Let's just say I was experimenting, and now I have a pan full of diced carrots and potatoes that have been boiled and way, way over-brined. They taste like... salt. It's very bad.

  • 2
    This isn't an answer, but know that sometimes it's best to just trash it and not throw good ingredients after bad. It depends on the salt level, if you oversalted 4 potatoes and you feel like adding a fifth potato would make it palatable, go for it. But if you put 4x the amount of salt you should have, maybe just start over.
    – Dan C
    Jun 19, 2016 at 16:15

3 Answers 3


Basically dilution is the key, though a rinse and a short soak in fresh water will help a bit.

You could freeze them in small quantities and use them up in vegetable soup a little at a time. Don't forget that commercial stock has quite a lot of salt in, so reduce that accordingly.

Some thick stews could tolerate some mashed veg in them, again in fairly small quantities.

By mixing with completely unsalted veg you could make a form of bubble and squeak, but you'd have to mash/mix it more than normal to avoid having locally salty bits.

  • 1
    On the bubble & squeak approach -- there's also the Dutch stamppot (but use an unsalted meat, not bacon), or any form of hash, really. I've even had a potato salad that was made w/ mashed potatoes that was really, really good.
    – Joe
    Jun 19, 2016 at 12:21
  • @Joe, that sounds suitable. Your mention of hash made me wonder if they would work in a scrambled-egg-based hash of even a tortilla (Spanish omelette).
    – Chris H
    Jun 19, 2016 at 12:49
  • It's actually much more difficult to make a spanish tortilla with leftovers, and probably worse if they potatoes are cooked to falling apart. You need sufficient heat in the potatoes so the eggs properly bind to them. But your comment also made me think of potato pancakes (matafan, made w/ mashed potatoes, not latke style) and croquettes. Maybe even gnocchi. Or maybe even the topping for a shepherd's pie.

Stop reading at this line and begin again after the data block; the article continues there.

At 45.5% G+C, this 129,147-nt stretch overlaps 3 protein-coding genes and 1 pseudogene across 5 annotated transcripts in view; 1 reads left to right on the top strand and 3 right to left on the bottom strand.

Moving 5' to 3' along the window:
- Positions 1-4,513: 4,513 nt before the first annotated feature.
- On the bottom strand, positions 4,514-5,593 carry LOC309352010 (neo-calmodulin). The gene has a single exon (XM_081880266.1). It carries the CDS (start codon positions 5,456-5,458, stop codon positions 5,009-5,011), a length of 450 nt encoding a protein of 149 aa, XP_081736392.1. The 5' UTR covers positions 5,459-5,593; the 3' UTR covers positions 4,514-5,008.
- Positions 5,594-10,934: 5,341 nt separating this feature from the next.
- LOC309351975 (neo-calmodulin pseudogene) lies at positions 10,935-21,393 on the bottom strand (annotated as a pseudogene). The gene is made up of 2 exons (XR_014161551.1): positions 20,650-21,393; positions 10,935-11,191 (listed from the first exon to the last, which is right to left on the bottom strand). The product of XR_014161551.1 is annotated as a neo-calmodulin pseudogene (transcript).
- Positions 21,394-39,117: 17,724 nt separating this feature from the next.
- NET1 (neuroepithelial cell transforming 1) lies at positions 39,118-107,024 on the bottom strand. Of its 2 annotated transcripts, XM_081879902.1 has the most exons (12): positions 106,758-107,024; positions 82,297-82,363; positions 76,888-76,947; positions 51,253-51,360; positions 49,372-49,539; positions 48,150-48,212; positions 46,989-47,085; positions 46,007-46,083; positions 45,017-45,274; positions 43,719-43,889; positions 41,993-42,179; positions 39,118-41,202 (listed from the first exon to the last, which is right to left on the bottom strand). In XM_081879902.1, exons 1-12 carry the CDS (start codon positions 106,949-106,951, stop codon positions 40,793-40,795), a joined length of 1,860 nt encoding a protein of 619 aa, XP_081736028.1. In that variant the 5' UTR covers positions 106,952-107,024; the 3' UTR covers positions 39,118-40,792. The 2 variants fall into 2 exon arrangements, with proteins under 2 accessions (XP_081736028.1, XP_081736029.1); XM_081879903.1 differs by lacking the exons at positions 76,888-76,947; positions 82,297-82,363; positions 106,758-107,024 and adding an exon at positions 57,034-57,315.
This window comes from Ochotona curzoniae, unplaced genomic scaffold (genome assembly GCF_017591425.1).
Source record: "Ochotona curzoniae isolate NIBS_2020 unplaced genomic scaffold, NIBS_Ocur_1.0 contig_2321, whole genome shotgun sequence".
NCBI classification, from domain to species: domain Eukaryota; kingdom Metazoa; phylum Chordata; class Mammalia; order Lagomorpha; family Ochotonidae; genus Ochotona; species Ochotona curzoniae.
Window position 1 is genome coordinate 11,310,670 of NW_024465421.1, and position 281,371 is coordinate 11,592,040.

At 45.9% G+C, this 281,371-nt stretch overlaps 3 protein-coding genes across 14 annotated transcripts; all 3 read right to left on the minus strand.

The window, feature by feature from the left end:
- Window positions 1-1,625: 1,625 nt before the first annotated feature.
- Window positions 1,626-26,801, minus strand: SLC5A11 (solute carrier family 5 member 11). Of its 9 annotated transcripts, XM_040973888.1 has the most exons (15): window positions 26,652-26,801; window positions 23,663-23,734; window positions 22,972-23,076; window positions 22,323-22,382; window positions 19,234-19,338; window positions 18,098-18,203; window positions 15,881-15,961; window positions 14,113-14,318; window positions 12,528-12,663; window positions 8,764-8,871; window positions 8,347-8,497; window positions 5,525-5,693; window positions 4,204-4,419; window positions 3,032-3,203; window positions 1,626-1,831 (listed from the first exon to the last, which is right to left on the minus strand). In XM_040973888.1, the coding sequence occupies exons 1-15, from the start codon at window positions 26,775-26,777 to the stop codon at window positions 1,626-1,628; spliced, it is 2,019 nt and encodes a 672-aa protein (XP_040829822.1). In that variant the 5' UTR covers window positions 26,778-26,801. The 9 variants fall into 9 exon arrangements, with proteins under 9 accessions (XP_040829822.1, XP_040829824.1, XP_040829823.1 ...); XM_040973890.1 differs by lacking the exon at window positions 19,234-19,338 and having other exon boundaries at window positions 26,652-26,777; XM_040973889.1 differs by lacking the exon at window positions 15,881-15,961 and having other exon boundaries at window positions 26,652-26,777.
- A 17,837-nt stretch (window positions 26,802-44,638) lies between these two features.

– Joe
    Jun 19, 2016 at 13:25
  • @Joe, yes, lightly cooked works better
    – Chris H
    Jun 19, 2016 at 16:07

Osmosis is your friend here.

If you have not mashed them yet, drain them, cover with fresh water, wait, repeat - until the salt level is acceptable. I think that would be difficult with a mash since you'd lose vegetable with each draining. You will probably need to do this in the refrigerator to allow sufficient time for the salt to diffuse out without having spoilage. If you elevate the veg above the bottom of the container, the process works better, as the heavier brine tends to collect in the bottom.

I happen to do this with salty olives (which conveniently float, so no rack is needed to elevate them) in order to reduce the salt level to one I find pleasant. I'd suggest at least 12 hours per change of water, and then another 12 without water to let the salt left equalize unless you want a "salty center" effect.

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    You don't want osmosis. Osmosis is the movement of water from an area of low solute concentration across a membrane to an area of high solute concentration. Osmosis would cause the salty vegetables to absorb water. I suspect that what you actually want is for the salt to diffuse out of the vegetables into the water; the problem with that is that all the other flavour compounds in the veggies will also be diffusing out. Jun 19, 2016 at 18:17
  • This will wash away some of the flavors but still good solution.
    – paparazzo
    Jun 19, 2016 at 19:31

If you are making lemon Greek potatoes like I was, you can rinse them, chop them in half, then soak them in water for 3-7 minutes.

There was enough flavour left after, and it seemed to get the heavy salt out of the outer half inch of potato.

Ultimately it made the whole potato taste much better, and the salt went from unbearable to unnoticeable with a dab of tzatziki.

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